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Sender:
"Team Ada: Ada Advocacy Issues (83 & 95)" <[log in to unmask]>
Subject:
From:
"W. Wesley Groleau x4923" <[log in to unmask]>
Date:
Wed, 18 Nov 1998 08:21:19 -0500
Reply-To:
"W. Wesley Groleau x4923" <[log in to unmask]>
Parts/Attachments:
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> >Recently I read a series of articles explaining the origin. When armies
> >traveled on horseback, they wanted to keep their lances and swords ready
> >to clobber the bad guys coming the other way. Since most of them were
> >right-handed, it made good sense to drive on the left. Apparently this
> >goes back to the ancient Romans.
> >
> >The theory I heard about why we in the US drive on the right is that
> >people traveled in wagons, with a driver and a guard who "rode shotgun".
> >If you're right-handed, you want your right finger to pull the trigger,
> >so you sit on the left and hold the gun out to the left of the wagon.
> >But then it makes sense to drive on the right. Voila.

Well, these are obviously not "urban" legends, but ....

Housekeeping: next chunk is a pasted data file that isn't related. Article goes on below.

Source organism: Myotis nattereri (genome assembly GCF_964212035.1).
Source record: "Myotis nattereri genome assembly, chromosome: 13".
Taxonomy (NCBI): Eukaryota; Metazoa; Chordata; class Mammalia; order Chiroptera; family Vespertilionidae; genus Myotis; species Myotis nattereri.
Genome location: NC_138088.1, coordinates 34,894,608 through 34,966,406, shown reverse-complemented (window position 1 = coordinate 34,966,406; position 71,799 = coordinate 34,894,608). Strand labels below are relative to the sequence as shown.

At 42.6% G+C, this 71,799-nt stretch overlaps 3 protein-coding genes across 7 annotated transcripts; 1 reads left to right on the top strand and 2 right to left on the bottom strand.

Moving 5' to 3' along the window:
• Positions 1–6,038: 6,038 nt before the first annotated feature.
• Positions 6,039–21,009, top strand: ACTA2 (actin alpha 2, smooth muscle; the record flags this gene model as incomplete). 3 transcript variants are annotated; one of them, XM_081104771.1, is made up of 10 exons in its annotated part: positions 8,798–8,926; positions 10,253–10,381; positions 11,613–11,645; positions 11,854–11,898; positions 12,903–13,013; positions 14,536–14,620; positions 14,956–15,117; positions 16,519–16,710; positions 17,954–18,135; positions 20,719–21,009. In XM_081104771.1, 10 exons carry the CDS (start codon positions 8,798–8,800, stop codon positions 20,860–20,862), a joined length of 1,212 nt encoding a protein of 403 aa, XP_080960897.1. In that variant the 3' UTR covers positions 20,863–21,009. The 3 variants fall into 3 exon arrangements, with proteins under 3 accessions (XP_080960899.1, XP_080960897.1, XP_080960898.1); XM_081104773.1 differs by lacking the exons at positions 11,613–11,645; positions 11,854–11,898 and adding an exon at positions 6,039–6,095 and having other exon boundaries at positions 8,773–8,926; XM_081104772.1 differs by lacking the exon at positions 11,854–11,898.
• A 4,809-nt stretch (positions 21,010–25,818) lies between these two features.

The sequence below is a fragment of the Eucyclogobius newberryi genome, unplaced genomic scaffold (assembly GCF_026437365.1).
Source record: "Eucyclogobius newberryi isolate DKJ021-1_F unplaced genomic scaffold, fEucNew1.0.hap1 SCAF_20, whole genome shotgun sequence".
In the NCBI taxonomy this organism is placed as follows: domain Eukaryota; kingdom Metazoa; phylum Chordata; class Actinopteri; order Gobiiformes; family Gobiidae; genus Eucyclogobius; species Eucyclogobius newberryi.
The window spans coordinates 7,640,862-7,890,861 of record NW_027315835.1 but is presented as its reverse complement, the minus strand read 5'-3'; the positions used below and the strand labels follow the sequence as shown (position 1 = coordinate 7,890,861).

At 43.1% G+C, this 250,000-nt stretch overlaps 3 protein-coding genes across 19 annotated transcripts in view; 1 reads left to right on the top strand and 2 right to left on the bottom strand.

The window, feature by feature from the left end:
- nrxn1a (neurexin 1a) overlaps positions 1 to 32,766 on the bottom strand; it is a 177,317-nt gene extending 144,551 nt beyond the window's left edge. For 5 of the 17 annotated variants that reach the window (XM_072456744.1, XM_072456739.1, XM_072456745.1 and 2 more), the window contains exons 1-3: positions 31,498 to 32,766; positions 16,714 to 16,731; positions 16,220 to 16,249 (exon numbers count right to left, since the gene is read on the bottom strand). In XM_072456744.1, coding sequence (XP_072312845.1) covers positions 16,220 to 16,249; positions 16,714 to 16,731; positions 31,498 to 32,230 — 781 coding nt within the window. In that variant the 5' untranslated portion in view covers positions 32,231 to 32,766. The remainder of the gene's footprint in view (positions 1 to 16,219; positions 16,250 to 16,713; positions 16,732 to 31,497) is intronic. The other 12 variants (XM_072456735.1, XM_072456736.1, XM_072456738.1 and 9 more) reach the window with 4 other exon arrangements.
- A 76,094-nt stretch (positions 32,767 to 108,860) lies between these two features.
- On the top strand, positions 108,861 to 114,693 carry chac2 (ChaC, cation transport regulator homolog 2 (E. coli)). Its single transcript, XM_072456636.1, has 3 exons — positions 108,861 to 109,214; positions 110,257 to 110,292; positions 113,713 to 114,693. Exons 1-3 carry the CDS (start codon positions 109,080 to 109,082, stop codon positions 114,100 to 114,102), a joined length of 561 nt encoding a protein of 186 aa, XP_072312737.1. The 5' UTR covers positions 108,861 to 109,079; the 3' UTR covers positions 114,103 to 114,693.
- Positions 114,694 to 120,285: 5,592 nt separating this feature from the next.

The problem I have with both theories is that in the time periods
described, they didn't paint white lines down the middles of the roads and
always stay on one side of the line.  Plus, the U.S. stagecoach theory
puts the "shotgun" on the left where Americans now have the steering
wheels--and the driver on the right where it's harder to see whether
you're going to hit on the left.

Don't believe everything you read.  William and Mary Morris are "respected
lexicographers."  I was really enjoying their Dictionary of Word and
Phrase Origins until I got to one that pointed back to Spanish folk.  I
speak Spanish, and it was quite obvious not only that they don't, but that
they were making the whole thing up.  Which naturally made me wonder about
the rest of the book.....

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